Obsolete things that you miss

Retro

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I miss writing out paper cheques at the till. Especially so at the supermarket when there's a long, impatient queue behind me lol.

What obsolete things do you miss?
 

Arantor

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I had no love for writing cheques, thankfully they were on the way out as I entered the world of having money.

As for things I miss… while Steam and GOG are very convenient, I do miss games coming in real boxes with real manuals so I could sit and read them and have all kinds of what felt like bonus stuff. I remember games coming with monster manuals, especially Microprose games. No messing about - you got a flight sim, and you’d get not only how to play the game but details about all the planes, flight manuevers, the terrain, all kinds of extra material they didn’t *have* to include.

Or the games that came with stickers or t-shirts or whatever in the box. I miss that. Even the weird copy-protection things like code-wheels feel sadly missing in this day and age.
 

Tiffany

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I miss the headphone jack from my cell phone.

I miss the experience of flipping through a huge shopping catalog. I used to look forward to JcPenney's 1.5 inch thick catalog to arrive every year in the mail. That's been long gone for over 25 years or more.

There's more I miss, I'll just have to think about it. ;)
 

DIMIDEAS

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CRT TVs. How the picture would slowly fade in when you'd turn them on. How you'd be able to "sense" when it was on due to the high pitched ringing of the transformer. The clicking sound it would make when you'd turn it off.

I also miss live TV as opposed to streaming. I miss the excitement of catching your favorite episode when it was on, as opposed to being able to watch it whenever you want. It takes the fun out of watching now. Thanks to streaming, most shows now are a continuous storyline, instead of a new story each episode. Certain episodes of shows are no longer considered rare either, since all of them are equally as accessible.

Cable started to decline when Blockbuster went bankrupt in 2011, but streaming didn't completely take over until five or six years later. COVID put the final nail in the coffin, and now most people only watch live TV for sports.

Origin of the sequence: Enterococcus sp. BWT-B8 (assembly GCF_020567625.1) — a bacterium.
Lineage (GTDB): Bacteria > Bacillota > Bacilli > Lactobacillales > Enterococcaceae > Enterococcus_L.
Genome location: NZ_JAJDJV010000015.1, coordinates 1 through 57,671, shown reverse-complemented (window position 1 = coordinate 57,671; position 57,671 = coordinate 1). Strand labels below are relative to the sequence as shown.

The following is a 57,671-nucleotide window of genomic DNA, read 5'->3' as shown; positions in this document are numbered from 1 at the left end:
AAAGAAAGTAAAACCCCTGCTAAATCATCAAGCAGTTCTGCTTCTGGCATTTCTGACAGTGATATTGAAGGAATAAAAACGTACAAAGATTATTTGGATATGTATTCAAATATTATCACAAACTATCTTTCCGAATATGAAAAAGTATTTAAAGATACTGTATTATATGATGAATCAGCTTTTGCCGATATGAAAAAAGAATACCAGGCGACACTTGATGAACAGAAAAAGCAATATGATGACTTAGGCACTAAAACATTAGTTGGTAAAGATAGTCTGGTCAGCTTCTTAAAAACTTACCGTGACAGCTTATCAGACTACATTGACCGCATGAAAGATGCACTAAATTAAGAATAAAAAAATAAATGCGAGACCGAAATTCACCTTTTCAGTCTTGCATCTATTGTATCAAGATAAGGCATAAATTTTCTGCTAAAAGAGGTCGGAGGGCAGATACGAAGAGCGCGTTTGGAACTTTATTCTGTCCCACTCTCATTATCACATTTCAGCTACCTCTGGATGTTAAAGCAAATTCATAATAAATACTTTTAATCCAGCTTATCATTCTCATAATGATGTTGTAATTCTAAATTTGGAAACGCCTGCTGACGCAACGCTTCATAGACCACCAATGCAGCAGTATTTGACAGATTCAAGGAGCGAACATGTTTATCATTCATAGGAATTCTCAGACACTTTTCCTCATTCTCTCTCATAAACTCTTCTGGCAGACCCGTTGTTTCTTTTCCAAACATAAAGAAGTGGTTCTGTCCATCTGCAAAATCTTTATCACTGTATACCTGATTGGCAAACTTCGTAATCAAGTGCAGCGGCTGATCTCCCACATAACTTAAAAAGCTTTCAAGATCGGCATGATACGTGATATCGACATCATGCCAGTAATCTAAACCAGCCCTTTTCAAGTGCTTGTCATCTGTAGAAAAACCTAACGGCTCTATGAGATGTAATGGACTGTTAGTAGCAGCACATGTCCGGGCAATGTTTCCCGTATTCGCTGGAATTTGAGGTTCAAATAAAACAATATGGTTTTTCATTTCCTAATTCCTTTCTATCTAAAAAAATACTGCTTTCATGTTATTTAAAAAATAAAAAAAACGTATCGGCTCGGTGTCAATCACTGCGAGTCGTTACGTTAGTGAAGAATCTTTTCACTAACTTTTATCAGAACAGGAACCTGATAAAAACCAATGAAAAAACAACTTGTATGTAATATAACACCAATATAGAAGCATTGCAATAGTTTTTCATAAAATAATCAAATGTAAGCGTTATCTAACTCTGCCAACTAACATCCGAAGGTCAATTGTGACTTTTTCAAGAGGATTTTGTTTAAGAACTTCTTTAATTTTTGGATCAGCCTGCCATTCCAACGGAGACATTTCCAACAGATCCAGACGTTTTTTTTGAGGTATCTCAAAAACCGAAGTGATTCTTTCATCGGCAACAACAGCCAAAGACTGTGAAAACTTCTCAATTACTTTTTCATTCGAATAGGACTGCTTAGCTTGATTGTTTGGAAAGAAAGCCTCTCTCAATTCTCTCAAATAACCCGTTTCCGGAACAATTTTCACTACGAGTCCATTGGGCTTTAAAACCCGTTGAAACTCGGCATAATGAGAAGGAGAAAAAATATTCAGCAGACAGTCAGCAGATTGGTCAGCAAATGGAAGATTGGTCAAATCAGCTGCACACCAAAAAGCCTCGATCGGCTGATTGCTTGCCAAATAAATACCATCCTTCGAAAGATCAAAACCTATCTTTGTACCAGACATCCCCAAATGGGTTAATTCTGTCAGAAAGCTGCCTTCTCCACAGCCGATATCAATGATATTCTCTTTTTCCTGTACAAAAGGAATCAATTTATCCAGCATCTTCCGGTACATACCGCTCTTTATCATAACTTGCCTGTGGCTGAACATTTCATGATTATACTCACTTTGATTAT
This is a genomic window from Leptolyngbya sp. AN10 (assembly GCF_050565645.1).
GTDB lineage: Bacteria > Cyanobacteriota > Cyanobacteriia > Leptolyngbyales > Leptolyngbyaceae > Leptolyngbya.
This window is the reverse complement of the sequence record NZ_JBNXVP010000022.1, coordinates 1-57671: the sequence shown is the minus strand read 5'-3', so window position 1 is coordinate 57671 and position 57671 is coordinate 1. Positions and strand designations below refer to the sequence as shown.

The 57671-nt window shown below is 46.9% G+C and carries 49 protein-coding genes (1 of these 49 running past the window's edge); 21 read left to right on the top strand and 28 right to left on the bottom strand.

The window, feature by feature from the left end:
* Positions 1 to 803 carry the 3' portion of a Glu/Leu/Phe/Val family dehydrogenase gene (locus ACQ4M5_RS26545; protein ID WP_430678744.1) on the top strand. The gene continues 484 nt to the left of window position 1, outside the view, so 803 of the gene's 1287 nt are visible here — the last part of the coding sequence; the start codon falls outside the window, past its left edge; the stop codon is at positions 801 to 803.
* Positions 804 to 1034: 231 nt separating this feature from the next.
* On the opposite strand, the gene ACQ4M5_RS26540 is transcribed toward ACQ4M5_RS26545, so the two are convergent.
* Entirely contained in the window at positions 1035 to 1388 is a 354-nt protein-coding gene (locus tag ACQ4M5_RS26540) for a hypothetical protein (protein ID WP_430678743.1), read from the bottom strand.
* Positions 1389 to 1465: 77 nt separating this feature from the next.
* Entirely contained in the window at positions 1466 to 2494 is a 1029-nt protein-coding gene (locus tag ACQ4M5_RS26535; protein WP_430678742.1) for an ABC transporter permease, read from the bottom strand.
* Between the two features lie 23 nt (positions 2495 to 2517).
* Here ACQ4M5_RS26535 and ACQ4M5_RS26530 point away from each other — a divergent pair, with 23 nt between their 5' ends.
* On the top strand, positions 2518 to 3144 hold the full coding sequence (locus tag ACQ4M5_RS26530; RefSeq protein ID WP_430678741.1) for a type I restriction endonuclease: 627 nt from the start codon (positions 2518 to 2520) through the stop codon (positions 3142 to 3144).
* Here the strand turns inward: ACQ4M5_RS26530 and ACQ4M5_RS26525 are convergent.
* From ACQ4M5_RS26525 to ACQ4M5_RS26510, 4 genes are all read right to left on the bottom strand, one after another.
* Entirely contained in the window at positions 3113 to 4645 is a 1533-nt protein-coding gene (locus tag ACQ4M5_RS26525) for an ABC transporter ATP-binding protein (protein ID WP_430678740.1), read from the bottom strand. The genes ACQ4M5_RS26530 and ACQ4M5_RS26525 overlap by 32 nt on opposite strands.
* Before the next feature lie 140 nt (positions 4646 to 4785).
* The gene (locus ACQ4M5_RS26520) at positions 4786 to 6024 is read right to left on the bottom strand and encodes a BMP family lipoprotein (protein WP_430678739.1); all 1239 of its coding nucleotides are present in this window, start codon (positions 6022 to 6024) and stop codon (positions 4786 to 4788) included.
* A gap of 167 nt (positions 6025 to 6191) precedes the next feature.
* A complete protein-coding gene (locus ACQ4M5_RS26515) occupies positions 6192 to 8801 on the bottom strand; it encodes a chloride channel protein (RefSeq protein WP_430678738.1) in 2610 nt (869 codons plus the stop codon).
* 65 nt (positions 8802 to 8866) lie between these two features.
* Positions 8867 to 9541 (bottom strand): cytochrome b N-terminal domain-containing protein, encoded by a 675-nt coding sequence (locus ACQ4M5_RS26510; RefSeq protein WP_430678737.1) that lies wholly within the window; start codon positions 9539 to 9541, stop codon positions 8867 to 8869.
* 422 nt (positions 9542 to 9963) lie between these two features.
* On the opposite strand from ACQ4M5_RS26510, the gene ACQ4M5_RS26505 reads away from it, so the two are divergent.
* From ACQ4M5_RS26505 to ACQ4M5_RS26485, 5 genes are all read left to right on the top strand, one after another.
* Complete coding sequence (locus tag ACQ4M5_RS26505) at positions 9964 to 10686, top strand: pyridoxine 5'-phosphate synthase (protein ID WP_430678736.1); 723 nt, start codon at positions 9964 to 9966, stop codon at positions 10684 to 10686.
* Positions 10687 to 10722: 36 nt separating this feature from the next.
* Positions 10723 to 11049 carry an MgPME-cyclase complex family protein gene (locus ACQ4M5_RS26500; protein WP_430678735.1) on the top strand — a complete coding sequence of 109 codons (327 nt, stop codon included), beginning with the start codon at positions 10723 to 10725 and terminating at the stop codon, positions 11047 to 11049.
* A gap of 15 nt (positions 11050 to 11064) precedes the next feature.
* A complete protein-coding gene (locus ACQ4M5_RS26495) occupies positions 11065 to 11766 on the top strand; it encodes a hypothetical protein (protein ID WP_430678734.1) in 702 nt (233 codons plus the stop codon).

Retro

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now most people only watch live TV for sports.
Yup, that sounds like me.

I record everything to watch later, while sport is live, but I still record it and immediately delete it afterwards if there's no moment I want to go back to.

If it's a series, I'll record the whole lot and then watch it "all at once". Well, not quite when it's 22 episodes long or so, but you get me. Incidentally, that means it takes patient waiting for 22 weeks before I can watch it with it consuming increasing and significant space on the hard drive in the meantime. But when I finally watch it, it means not having to wait a week between episodes, which is especially annoying with cliffhangers.

It's satisfying to delete all the episodes at once afterwards and watch the Sky Q box do it, reclaiming all those gigabytes space. Can take quite a few seconds to do it too, if there's a lot of episodes.
 

DIMIDEAS

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Yup, that sounds like me.

I record everything to watch later, while sport is live, but I still record it and immediately delete it afterwards if there's no moment I want to go back to.

If it's a series, I'll record the whole lot and then watch it "all at once". Well, not quite when it's 22 episodes long or so, but you get me. Incidentally, that means it takes patient waiting for 22 weeks before I can watch it with it consuming increasing and significant space on the hard drive in the meantime. But when I finally watch it, it means not having to wait a week between episodes, which is especially annoying with cliffhangers.

It's satisfying to delete all the episodes at once afterwards and watch the Sky Q box do it, reclaiming all those gigabytes space. Can take quite a few seconds to do it too, if there's a lot of episodes.

I haven't used a DVR since 2015.
 

DIMIDEAS

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Whut?! 😲 I'm genuinely shocked. Do you not watch TV, or do you just stream instead?

I haven't had cable since then. I only use streaming. Some things I prefer to just keep in the past, it wouldn't feel the same if I were to have cable now.
 

Retro

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Ok, fair enough. I've got Netflix and Amazon Prime too, but the lion's share of viewing goes on Sky for various reasons, not just the content.

Presumably you don't watch any live TV then, or do you watch the free to air stuff through the standard antenna?
 

DIMIDEAS

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Ok, fair enough. I've got Netflix and Amazon Prime too, but the lion's share of viewing goes on Sky for various reasons, not just the content.

Presumably you don't watch any live TV then, or do you watch the free to air stuff through the standard antenna?

No live stuff. Not even an antenna.

One thing I like better about streaming, is that it has better image quality than live TV.
 

Retro

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No live stuff. Not even an antenna.

One thing I like better about streaming, is that it has better image quality than live TV.
That's an interesting point about the video quality. It's actually variable and tends to be lower after a program has just been started, especially with Amazon, but then once it stabilises to its maximum resolution, it can sometimes look better than Sky transmissions. Note that 4K streaming looks about the same as 4K Sky and both do HDR now which makes a very visible difference to the clarity and vividness of the picture.
 

DIMIDEAS

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You also get to take a breather after each new episode with live TV.